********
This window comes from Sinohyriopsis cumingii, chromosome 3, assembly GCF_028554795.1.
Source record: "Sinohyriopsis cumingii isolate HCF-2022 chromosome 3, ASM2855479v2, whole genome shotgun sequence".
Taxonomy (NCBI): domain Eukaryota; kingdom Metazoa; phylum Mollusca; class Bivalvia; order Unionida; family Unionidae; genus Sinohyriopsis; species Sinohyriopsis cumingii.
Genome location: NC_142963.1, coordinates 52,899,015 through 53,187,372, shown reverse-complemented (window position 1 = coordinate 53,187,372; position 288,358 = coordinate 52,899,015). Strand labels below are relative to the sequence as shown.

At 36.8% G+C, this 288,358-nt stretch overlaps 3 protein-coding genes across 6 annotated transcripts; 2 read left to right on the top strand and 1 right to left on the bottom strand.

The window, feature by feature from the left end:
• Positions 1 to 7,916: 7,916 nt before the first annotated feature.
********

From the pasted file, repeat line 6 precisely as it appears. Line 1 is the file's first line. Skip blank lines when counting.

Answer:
The window, feature by feature from the left end: